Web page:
I don't often find myself in disagreement with Deseret News environmental specialist Joe Bauman's insightful commentary. But his Dec. 21 column, "Consensus falters in fight for principle," left me with a number of concerns.
His point is the debate over BLM wilderness ought not to employ efforts at compromise or consensus. He argues the fight is one of principle paramount to ending racial bigotry.He argues that building a consensus on the BLM wilderness issue may erode the "moral landscape" and urges diversity in political thought.
Bauman states, "The battle over wilderness is shaping up as the same kind of commitment to principle as was the civil rights debate. That was a fight for decency; this is a fight for nature." I must disagree.
Bauman seems to imply that if one doesn't draw the proverbial line in the sand and "fight for nature," then one is not an environmentalist seeking some high principle. That's too arrogant for me.
What is the fight for nature?
There is no absolute standard. Should our rivers be filled with only native trout, reproducing naturally and thus restricting fishing to a catch and release strategy? What size of an instream flow should we have on every river?
Is there one strategy to save the ozone layer? Acid precipitation deposition? Atmospheric warming? Endangered species? Is there a standard or definition for naturalness? And are people in or out of that definition or standard? Do animals have the same rights humans possess? And who determines such entitlements?
Those who discount these and dozens of other questions as frivolous, practice misology - a dislike, even hatred of argument or reasoning.
Indeed, there are principles and standards in this "fight for nature." Preservation of species, for example. And that requires preservation of habitats and habitat corridors and restoration of damaged ecosystems.
The standards there depend upon our knowledge of entire biological systems, which is scanty at best. At what level do we consider a species recovered - when its population is large enough to produce a surplus to allow hunting? We farm/produce deer in Utah to hunt. Without 180,000 hunters afield, we don't "need" as many deer as we have now merely to produce a surplus to assure a hunt can occur next year for those 180,000 hunters.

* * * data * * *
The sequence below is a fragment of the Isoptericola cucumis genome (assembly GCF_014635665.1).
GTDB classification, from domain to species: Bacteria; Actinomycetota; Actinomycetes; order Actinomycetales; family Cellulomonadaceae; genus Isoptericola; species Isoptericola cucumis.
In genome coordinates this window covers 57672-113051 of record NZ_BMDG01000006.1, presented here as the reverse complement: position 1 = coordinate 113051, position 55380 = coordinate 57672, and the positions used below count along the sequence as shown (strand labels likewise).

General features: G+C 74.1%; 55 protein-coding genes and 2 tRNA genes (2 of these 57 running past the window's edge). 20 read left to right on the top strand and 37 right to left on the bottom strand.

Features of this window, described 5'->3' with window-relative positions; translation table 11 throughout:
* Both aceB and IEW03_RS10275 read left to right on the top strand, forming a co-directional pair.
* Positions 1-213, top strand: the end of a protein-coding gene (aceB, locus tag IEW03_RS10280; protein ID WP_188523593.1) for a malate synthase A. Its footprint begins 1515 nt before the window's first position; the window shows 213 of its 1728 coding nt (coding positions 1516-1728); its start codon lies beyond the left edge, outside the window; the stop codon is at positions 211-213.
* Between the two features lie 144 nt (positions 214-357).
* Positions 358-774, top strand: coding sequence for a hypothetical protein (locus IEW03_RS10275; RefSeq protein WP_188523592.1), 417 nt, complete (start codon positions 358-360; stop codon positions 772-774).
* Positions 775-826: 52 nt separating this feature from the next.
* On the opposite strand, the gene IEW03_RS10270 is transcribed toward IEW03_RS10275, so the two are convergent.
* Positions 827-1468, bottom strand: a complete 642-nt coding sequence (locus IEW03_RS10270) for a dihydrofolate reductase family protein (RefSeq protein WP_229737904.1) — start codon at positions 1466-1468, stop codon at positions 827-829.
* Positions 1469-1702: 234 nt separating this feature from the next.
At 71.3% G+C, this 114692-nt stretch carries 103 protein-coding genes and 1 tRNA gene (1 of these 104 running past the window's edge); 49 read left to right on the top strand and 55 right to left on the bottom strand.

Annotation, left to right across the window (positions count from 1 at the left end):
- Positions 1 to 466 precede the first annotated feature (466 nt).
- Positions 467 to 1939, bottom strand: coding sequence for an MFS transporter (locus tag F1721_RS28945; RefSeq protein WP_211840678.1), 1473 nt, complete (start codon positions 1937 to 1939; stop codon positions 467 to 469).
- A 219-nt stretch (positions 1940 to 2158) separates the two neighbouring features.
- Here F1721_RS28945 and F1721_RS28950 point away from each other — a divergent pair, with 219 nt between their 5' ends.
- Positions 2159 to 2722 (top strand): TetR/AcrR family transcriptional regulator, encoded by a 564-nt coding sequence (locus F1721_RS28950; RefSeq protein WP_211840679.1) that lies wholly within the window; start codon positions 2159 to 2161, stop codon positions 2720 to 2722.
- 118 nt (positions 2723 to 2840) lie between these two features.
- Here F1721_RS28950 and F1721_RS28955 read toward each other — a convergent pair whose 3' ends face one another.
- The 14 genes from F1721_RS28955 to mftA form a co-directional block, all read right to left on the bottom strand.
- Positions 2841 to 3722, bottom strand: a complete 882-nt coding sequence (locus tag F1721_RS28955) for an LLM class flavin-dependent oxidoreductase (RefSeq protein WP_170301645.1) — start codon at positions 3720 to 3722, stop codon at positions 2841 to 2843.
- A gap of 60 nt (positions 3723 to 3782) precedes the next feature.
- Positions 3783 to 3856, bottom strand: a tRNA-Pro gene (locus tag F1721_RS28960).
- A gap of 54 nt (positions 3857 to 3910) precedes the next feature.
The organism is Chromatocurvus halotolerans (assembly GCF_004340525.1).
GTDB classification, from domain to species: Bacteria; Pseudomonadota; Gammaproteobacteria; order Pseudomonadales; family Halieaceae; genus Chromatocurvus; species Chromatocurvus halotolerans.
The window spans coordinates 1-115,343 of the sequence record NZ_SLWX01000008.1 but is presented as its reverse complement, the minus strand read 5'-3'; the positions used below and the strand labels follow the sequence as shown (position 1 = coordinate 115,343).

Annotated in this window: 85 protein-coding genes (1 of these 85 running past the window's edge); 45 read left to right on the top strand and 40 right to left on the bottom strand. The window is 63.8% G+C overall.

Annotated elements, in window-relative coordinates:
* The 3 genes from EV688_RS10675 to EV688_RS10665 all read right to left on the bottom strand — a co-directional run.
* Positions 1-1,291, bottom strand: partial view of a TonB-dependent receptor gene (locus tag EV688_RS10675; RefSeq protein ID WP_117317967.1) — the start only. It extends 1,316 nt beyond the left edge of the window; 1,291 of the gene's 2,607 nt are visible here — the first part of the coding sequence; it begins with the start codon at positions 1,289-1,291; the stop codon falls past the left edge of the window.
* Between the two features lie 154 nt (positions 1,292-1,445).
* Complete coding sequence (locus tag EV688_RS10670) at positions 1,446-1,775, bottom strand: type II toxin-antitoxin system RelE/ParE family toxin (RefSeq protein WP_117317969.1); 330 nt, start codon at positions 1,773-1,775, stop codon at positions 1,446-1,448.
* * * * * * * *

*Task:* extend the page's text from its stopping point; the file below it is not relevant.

Thus, the search for consensus doesn't become the "gulag" Bauman describes, nor is it an inferior moral landscape. "Truth" isn't smothered. The process doesn't curtail diversity of thought. Rather it searches in a pluralistic society for solutions to questions that may be impossible to answer with the "truth."
It requires, on the other hand, tolerance of diversity, both in biological and political systems. Positioning around "all or nothing" is not a sign of success.
I'm not sure Bauman's approach is based on "principle" anyway. It's too passive. It simply advocates "hold your ground," coerce rather than understand and let Congress decide for us using whatever politically convenient process occurs.
Many of us are very skeptical that Congress harbors the leadership needed to solve much of anything right now. Citizens must become far more aggressive and tell Congress what it must do with respect to wilderness, for example.
What we should be trying to achieve is a fundamental change in our collective view of land and its inhabitants from that of resources to biological systems. It should be obvious by now that coercing one another does not work. None of this diminishes the need for spirited debate, nor does it blur the vision or purpose of issues under debate.
What is the principled acreage of wilderness designation in Utah? Is it 3.8 million acres, the proposal advocated by the Utah Wilderness Association? Is 3.6 unprincipled? Some have said it was 5.1 millon acres, a proposal contained on Rep. Wayne Owens' HR 1500. But the Utah Wilderness Coalition just announced a change in the previously principled 5.1 million to that of 5.7 million acres. Some now obviously would argue that is the principled acreage. Is 5.1 million unprincipled?
I personally look to big wilderness areas with the final proposal acreage of less concern.
More than a few opponents of wilderness will take these words and attempt to use them against other environmentalists. They are the same opponents who stake out a similar position but then automatically place a ceiling on the acres to be discussed.
That is unprincipled because it tries to slice the plurality of the wilderness supporters out of the process: "You can support wilderness, but only this much." The State Legislative Wilderness Task Force did just this not long ago when it adopted a 1.4 million acre proposal without knowing what was in or out of the proposal. That is unprincipled.
I don't know all of the answers, but I'm convinced the "business as usual" will produce the usual. I hope for something different and am convinced that through consensus building it will occur. If the principled fight for nature is to be defined as Bauman has attempted, by comparing the search for consensus, collaboration, compromise and diversity in values to that of being a bigot, count me out.